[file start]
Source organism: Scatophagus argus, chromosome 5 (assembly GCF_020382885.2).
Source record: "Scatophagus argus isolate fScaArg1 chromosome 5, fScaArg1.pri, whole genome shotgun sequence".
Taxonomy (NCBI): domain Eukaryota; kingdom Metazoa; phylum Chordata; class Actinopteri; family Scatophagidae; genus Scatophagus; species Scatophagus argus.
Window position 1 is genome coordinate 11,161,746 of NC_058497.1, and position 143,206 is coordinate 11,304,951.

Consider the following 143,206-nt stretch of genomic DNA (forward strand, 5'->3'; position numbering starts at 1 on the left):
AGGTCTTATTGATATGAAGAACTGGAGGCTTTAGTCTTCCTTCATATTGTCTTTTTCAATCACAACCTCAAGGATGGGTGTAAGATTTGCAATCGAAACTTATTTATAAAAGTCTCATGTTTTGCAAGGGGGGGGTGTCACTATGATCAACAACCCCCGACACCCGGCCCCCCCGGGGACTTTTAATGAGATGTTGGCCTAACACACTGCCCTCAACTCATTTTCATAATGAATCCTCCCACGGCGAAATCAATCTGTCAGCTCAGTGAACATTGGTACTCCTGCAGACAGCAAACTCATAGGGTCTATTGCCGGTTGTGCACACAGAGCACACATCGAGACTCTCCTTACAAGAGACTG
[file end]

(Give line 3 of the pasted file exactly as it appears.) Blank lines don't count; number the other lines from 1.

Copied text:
Taxonomy (NCBI): domain Eukaryota; kingdom Metazoa; phylum Chordata; class Actinopteri; family Scatophagidae; genus Scatophagus; species Scatophagus argus.